5 Simple Ways to Do It

How to show love: 5 simple ways to do it
Photo by Colleen Eversman @ 2ndtruth on Instagram

Editor’s note: We hope this article, originally published in January 2020, inspires you to spread a little love to your loved ones, today and forever.


Let’s talk about love. Not Kardashian-level Kenny G and rose petals love. (If you can call it the “l” word at all). Here we break down five ultra-simple ways to remind your best people that they are, well, the best. No big gestures, no big expenses are needed.

Be there in the bad times.

A simple “Hello, I know that today can be hard to send love” goes a long way. Morose, maybe, but I write notes in my calendar about my friends’ hard days: death days, weddings for divorced couples, aborted baby due dates. That way, I can make myself available for as much love and attention as they want and need that day, and at least I’m sure to send them a text message telling them I’re thinking of them.

Leaning into the hard times of your friends shows them that you are ubiquitous, in sickness and health, richer or poorer, not afraid to get your shoulder wet from their tears. You do not have to worry about getting worse. They have not forgotten it, but they are afraid that everyone else has it. No, their grief is not a burden. Yes, you are available to listen, give advice or distract. Unfortunately, grief does not disappear in a calendar yearso consider making a recurring calendar note.

Leaning into the hard times of your friends shows them that you are ubiquitous, in sickness and health, richer or poorer, not afraid to get your shoulder wet from their tears. You do not have to worry about getting worse. They have not forgotten it, but they are afraid that everyone else has it.

Be their biggest fan.

You may not be able to handle the divisions, but you can be your loved ones’ biggest cheerleader, and ruffle your proverbial pom-poms for them. It’s easy. Attend their events, share their work, buy their art, connect them with your beloved accountant. Send them virtual high-fives, “proud of you” lyrics, clapping hands emojis.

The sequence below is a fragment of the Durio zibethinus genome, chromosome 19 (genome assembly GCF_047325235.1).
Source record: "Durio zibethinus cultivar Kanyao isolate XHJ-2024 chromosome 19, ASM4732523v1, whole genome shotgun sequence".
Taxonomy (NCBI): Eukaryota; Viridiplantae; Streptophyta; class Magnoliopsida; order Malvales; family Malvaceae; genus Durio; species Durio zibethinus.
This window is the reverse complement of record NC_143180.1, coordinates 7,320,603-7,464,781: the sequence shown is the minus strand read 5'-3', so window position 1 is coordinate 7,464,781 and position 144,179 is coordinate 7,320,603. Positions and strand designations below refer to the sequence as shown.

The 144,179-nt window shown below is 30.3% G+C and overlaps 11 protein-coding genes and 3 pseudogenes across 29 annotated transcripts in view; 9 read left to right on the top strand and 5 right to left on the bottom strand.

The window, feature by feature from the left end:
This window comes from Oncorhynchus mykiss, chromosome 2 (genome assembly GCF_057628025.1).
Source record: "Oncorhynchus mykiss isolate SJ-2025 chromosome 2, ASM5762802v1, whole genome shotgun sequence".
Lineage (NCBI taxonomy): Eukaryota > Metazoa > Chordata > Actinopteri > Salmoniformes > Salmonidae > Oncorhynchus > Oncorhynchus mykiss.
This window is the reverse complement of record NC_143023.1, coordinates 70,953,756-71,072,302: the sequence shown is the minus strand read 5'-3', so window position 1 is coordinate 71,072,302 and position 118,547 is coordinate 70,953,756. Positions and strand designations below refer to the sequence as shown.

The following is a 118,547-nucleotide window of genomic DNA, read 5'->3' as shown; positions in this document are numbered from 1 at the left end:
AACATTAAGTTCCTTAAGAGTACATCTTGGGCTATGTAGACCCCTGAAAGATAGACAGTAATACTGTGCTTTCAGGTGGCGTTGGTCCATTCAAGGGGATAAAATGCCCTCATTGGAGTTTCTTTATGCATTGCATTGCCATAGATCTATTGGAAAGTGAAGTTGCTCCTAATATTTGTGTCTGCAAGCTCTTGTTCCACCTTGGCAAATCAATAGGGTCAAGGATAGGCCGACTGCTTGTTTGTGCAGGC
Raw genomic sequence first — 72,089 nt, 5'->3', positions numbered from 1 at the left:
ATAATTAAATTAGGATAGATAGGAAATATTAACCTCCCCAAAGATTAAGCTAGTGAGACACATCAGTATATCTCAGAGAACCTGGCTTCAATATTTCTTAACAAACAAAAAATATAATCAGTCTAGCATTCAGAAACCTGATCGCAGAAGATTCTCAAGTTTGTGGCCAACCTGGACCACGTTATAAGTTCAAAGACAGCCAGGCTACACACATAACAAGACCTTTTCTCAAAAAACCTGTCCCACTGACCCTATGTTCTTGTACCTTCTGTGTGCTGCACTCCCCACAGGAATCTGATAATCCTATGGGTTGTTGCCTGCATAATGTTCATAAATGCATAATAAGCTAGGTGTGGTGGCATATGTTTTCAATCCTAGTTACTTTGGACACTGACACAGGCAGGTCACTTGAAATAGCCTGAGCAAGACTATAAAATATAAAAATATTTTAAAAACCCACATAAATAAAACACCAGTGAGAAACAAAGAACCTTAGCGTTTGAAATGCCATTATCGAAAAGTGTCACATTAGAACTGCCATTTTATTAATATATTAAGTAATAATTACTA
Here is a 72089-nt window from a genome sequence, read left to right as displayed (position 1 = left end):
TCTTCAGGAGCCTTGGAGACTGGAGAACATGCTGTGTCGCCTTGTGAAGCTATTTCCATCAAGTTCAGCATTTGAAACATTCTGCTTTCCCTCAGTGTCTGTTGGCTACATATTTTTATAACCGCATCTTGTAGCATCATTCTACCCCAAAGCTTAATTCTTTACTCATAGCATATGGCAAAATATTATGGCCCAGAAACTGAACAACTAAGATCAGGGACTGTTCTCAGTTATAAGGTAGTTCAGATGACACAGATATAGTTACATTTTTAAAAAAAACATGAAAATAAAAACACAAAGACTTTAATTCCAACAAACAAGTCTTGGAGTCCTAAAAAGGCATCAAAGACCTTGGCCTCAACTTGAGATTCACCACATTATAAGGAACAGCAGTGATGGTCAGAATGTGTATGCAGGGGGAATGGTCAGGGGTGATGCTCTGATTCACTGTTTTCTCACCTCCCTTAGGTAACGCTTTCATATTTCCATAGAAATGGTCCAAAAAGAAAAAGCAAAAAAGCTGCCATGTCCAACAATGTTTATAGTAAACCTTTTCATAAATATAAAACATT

Enjoying their small victories is a win-win for everyone.

Meet up.

Last week, I handed over a stack of leaves to my newly pregnant girlfriend who was nauseous on the couch, and she lent me a roll of tape. The visit lasted thirty seconds. That’s all we need.

How can you show up? Can you schedule a weekly FaceTime session? Can you drive their child to a ballet class so they can have a class alone? How about bringing over a stack of cookbooks and help prepare for the week? Find out how your people need you to show up, whether it’s literally knocking on their door or being present in the virtual way.

Speak in their love language.

PSA for my inner circle: My love language is to cuddle on a sofa, talk, a little, but quiet is also nice, and ideally there is wine, snacks and / or Real Housewives involved. It is a tired Bull’s ideal combination of quality time and physical touch. I understand, however, that it is not everyone’s ideal pairing of love language.

What, you ask? That five love languages– how you experience, give and receive love. If you are not familiar, then get confidential and take the free quiz here. They are: quality time, service actions, affirmative words, physical touch and gifts.

While your language of love may be one thing, theirs may be another, and how you both tend to give love could be a whole other category. For example, while craving a one-on-one session (quality time), I am more likely to scrub someone’s footnotes (service actions) and bathe them in my god, you are so beautiful (affirmative word). It turns out that what they actually need is a good hug (physical touch) and a few hours in front of a puzzle (back to quality time). To separate your needs to recognize how they need to be loved is a selfless friend / partner / daughter / whatever.

What greater act of love is there than listening? To listen = to be heard = to be seen = to be understood.

Turn on your listening ears.

Ask questions. Deep, silly, hypothetical. Know the name of their first kiss, the story of how they got that scar on their chin that they are allergic to crabs, but not lobster, how they feel about their stepmother. Create a genuine interest in what makes them tick and tick. So the next time they need a pick-me-up, you can surprise him or her with a bouquet of yellow dahlias or a bottle of the bubbly Lambrusco they like so much, or a bag full of Arby’s roast beef sandwich – what than they have let slip in conversation is special to them.

What greater act of love is there than listening? To listen = to be heard = to be seen = to be understood.

Ready, set, go, love – the simple way.

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